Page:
BLM Looks to Ease Trail Restrictions for Ebikes

Image of an ebike mountain bike
Written by Scott Cullins

Support of a BLM ebike rule change by trail management orgs seems to favor industry growth over the environment.

The Bureau of Land Management (BLM) recently proposed a rule change that will removed the ‘motorized’ classification from ebikes and allow federal land managers to evaluate if, and how, ebikes may be allowed on local NFS and BLM trails. The BLM ebike rule change can be seen here.

Trail managers seem to be “all in.”

Last year, Wasatch Rider reported how a majority of local trail managers were out of step with their membership. While our own poll showed 80% of their membership were FOR wilderness access, many trail managers came out against legislation that would allow federal local land managers to evaluate wilderness trails and consider opening portions of those trails to cycling. (Read that story here).

Trail managers, as opposed to land managers, can be defined as member- or publically-funded groups advocating for expanding and maintaining mountain bike trails. Many trail managers sided with IMBA, the Sierra Club and other groups in opposing the proposed wilderness legislation. We found this opposition odd, since the wilderness legislation seemed to be inline with most trail managers’ missions statements.

At the time, and without offering any evidence, many of these managers argued in lockstep that MTBs would destroy wilderness habitat and harm the environment. So I find it odd that, in this proposed BLM ebike rule change, many of these same trail managers seem unconcerned about the impact e-bikes will have on environment. I don’t use the term environmentalist in a bad way. I am an environmentalist. I’m just a real one.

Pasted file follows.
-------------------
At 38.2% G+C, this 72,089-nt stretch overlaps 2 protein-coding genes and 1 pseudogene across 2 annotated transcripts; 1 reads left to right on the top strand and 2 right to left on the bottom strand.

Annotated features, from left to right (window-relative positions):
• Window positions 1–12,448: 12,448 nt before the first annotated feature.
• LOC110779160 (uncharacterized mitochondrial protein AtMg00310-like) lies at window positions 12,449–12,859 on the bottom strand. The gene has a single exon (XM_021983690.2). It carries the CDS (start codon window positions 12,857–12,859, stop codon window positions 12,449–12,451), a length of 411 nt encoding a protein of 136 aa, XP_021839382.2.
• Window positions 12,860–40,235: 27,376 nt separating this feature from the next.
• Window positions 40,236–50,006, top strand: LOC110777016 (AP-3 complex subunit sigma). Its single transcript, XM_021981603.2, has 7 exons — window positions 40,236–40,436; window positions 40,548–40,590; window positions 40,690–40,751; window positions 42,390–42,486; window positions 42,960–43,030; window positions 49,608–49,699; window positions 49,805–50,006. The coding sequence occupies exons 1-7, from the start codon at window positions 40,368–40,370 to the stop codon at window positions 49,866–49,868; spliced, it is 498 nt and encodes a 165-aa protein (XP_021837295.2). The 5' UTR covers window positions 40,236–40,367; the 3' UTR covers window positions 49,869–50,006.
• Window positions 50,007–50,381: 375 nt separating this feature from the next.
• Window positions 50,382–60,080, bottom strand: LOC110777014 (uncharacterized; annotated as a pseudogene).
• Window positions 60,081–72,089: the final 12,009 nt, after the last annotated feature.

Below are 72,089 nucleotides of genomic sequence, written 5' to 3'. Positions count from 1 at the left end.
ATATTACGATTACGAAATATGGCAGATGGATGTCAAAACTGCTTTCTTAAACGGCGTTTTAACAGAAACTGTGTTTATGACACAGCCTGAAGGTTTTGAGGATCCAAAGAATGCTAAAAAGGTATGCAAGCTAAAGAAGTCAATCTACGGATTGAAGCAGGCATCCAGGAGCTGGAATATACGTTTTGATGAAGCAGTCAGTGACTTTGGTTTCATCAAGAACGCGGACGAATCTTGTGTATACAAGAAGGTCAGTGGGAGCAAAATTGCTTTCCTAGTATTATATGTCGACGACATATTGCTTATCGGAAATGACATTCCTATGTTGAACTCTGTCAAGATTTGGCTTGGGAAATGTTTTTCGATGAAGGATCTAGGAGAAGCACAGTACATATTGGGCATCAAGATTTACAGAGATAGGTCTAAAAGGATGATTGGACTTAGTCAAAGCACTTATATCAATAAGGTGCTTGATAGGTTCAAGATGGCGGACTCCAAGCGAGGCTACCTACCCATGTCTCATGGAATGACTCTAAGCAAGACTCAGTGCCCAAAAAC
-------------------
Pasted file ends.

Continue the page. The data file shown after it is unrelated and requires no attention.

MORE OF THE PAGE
Photo of ebike in the city

Ebikes reduce reliance of automobiles for users who road bike, but not for ebikes used on single track trails.

Reducing Automobile Reliance

Proponents of this proposed BLM ebike rule change argue that ebikes reduce our reliance on automobiles. The less we drive vehicles with gasoline powered combustion engines, the better the environment will be. True.

Ebikes will reduce reliance of automobiles for users who road bike. But in this case we we are talking about ebikes on single track trails…not roads. Ebikes used for mountain biking will NOT result in fewer cars on the road at all, so the argument seems to be a bit of a canard.

Getting More People on the Trails

To be certain, the BLM is not making the automobile reduction argument…it is the bike manufactuing industry and trail managers saying this. The BLM are basically saying getting more people on the trails, to enjoy the public lands, is a good thing

Wasatch Rider agrees, as do trail managers. They are, after all, in the business of managing trails.

However, more users means more growth for their industry. More fundraising. More paid members. More corporate sponsorships. So do industry players have another motive? More on that in a sec.

Ebike Batteries Are Toxic

Gaping gashes created by mining metals for batteries totally decimates large swaths of land.

I used to make this argument to my virtue-signaling friends who boasted about their electric cars: I told them the metals and chemicals used to manufacture batteries are extremely toxic to humans and the environment. The reduction in carbon emissions from electronic cars does not outweigh the harm done to the environment from the manufacturing and ultimate disposal of batteries.